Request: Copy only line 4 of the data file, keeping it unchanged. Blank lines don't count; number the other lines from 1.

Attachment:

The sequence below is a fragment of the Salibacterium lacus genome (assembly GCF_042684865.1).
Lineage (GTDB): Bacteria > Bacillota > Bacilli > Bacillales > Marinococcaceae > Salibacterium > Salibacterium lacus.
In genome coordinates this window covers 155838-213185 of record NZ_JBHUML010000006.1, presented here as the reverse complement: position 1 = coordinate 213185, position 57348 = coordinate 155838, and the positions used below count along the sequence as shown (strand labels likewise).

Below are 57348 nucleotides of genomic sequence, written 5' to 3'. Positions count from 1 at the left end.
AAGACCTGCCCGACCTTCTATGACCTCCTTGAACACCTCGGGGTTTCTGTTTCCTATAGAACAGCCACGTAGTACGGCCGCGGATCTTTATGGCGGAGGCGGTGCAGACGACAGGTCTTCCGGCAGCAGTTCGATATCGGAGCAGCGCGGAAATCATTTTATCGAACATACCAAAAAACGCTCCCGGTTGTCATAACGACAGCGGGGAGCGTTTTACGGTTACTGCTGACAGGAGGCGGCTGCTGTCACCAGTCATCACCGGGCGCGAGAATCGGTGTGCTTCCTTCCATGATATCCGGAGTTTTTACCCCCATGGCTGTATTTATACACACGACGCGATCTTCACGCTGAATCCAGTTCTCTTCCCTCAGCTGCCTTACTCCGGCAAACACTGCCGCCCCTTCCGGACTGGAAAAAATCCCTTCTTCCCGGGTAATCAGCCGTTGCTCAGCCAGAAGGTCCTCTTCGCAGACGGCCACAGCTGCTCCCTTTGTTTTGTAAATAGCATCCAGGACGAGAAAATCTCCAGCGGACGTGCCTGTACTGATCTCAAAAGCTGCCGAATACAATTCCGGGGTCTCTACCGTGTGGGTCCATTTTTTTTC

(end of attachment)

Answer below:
Below are 57348 nucleotides of genomic sequence, written 5' to 3'. Positions count from 1 at the left end.